So do the posturing idiots on the senate committee, who apparently forgot that our own government officials fomented the 2014 Ukrainian coup that prompted Russia to annex Crimea and its military assets in the first place. How many of you feel a gnawing disgust and contempt for both sides of the US political spectrum? The news, day and night, reveals a nation unable to think, unable to discern reality from fantasy, avid to dissemble and lie about absolutely everything, eager to support any racketeering operation designed to fleece its own citizens, and utterly ignoring the genuine problems that can drive us into a new dark age.

On balance, and just for now, I’m more disturbed by the side represented by the Democratic Party, aka the “progressives” or “the Resistance,” because they are responsible for politicizing the FBI before, during, and after the 2016 election and that was a dastardly act of institutional debauchery in an agency with the power to destroy the lives and careers of American citizens. The product of that corruption is a dangerous manufactured hysteria inciting hostility and aggression against another nation that could lead to a war that humanity will not recover from.

Read more …

Austerity leads to right wing support everywhere.

David Cameron’s Welfare Cuts Led Directly To The Brexit Vote (Ind.)

As the Brexit negotiations roll on, we do see some signs of progress. Our understanding of the underlying causes of the referendum outcome has developed significantly in the last two years. Leave-supporting areas can be easily distinguished from those supporting Remain. Broadly speaking, they are more deprived, have lower levels of income, fewer high status-jobs, a weaker economic structure, and an ageing demographic with lower levels of educational attainment. Further, non-economic factors have also been highlighted as important correlates of support for Brexit . But an open question to economists, though, is what are the economic origins of the relationships between these characteristics and support for Leave?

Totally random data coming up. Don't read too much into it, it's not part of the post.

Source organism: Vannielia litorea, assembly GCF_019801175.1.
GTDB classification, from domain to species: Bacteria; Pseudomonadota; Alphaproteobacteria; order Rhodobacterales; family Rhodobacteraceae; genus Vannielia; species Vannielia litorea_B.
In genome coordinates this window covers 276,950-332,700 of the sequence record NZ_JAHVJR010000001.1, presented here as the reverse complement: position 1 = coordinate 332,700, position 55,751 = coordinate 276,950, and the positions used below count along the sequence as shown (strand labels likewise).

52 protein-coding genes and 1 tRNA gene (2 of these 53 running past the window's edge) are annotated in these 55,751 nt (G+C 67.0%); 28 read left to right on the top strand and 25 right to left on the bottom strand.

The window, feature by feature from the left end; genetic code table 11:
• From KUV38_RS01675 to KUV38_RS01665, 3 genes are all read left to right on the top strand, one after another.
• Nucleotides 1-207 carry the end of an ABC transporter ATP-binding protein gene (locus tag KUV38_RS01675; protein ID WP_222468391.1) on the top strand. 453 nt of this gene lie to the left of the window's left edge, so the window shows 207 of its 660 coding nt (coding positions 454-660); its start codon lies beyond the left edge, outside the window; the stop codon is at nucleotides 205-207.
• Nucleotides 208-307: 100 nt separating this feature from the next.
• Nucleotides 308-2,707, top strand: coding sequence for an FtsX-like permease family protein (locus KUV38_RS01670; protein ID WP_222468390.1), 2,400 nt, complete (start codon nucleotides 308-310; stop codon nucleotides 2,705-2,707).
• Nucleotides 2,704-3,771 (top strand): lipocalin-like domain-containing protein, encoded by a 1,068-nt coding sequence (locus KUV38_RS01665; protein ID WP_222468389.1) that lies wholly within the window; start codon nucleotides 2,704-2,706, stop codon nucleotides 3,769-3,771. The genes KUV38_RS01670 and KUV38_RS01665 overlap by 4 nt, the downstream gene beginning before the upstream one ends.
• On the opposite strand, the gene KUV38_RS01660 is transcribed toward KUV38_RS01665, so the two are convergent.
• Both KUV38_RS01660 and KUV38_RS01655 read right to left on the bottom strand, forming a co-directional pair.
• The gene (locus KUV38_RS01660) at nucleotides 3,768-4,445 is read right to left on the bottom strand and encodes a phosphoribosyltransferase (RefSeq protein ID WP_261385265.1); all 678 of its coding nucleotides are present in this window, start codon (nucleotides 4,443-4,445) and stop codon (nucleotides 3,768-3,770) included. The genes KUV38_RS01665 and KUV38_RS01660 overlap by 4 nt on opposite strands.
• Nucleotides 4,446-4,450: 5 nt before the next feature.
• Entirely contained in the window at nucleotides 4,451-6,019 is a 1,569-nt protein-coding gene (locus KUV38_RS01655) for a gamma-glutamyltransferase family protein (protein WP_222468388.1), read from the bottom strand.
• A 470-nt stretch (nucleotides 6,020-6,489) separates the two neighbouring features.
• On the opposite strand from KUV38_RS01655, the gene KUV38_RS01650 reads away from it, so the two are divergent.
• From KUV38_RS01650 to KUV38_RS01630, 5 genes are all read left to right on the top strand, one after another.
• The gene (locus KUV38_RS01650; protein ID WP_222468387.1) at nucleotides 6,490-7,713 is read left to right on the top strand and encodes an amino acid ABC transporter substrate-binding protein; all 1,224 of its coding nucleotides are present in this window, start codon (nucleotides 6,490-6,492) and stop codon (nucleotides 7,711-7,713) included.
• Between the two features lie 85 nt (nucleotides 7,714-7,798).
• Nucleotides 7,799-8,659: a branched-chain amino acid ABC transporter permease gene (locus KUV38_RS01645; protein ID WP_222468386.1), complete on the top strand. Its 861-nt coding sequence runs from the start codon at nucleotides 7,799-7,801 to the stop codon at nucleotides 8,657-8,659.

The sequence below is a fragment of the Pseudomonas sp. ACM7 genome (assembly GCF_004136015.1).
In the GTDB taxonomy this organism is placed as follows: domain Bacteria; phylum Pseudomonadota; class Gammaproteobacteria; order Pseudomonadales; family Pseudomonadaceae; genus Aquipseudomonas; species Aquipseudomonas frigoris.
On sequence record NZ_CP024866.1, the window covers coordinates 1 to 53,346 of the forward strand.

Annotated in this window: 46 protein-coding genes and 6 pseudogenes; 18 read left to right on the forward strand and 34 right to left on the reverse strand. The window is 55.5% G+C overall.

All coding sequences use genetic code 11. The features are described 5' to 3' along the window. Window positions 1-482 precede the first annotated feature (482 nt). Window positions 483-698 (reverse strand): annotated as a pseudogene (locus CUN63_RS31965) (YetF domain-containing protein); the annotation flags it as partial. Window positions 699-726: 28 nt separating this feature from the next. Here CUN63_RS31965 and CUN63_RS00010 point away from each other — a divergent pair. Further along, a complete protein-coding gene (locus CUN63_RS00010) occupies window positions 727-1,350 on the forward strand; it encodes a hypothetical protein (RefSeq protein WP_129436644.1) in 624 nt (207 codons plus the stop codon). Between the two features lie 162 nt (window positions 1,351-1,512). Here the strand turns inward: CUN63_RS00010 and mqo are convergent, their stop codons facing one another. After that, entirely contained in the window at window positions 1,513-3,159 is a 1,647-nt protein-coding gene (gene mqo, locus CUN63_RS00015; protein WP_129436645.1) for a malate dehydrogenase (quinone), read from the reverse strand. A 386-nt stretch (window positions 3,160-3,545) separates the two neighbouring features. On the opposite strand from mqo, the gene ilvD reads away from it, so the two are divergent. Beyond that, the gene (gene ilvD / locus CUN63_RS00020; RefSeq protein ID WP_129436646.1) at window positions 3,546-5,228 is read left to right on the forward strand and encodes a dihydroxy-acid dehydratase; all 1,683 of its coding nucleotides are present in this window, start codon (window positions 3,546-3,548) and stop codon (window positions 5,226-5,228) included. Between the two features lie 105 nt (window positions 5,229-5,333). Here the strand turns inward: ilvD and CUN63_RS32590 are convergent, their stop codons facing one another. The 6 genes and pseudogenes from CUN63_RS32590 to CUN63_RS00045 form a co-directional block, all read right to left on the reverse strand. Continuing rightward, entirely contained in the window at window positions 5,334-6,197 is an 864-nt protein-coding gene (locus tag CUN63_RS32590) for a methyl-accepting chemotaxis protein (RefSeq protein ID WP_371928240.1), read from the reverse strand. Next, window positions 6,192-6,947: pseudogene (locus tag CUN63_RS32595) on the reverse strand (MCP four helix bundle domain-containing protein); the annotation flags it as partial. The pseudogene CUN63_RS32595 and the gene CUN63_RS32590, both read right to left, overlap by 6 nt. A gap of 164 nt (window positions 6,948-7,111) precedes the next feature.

An important cross-cutting observation that has been made over and over again is that Leave-supporting areas stand out in having an electorate that has been “left behind”, is particularly reliant on the welfare state and is thus exposed to welfare cuts. In a recent paper, I show that austerity-induced reforms, including widespread cuts to the welfare state since 2010, were an important factor behind the decision of many people to shift their political support to UKIP and, subsequently, support Leave in the EU referendum.

The austerity-induced reforms of the welfare state, implemented in the years after 2010, were broad and deep. In 2013, it was estimated that the measures included in the Welfare Reform Act of 2012 would cost every working-age Briton, on average, around £400 per year. Crucially, the impact of the cuts was far from uniform across the UK: it varied from around £900 in Blackpool to just above £100 in the City of London. Aggregate figures suggest that overall government spending for welfare and protection contracted by 16 per cent in real per capita terms, reaching levels last seen in the early 2000s.

Read more …

What is Bernie thinking?

An Open Letter to Bernie Sanders: ‘No Bernie, It Wasn’t the Russians’ (MPN)

Let me preface this open letter of sorts that I’m writing to Senator Bernie Sanders. I’m not penning this missive as though I’m a crestfallen supporter, after falling for the okie doke in 2008 and waking up to the deception of Obama, I decided to stop putting my faith in politicians. Rather, I write this article on behalf of Bernie’s legions of supporters and the millions of Americans who put their faith in someone who spoke against the iniquities that are ravaging our nation and our planet as a whole. Bernie, it was your decision to speak against this consolidated graft that is cratering society that captured the imagination of the disaffected and gave people hope that their voices could be heard above the cash extortion that dominates our government.

Instead of continuing your rebellion against the establishment and speaking against the corrosive nature of our politics, you are charting a course towards irrelevance by jumping on this cockamamie #Russiagate narrative. Here is what I don’t get about your decision to glom on to this most ridiculous assertion that 12 Russians had more impact on our elections than the billions of dollars that are spent by corporations and plutocrats to bend elected officials like pretzels. The insinuation the punditry is making is that Americans were duped to vote against their own self-interests because they refused to vote for Hillary Clinton.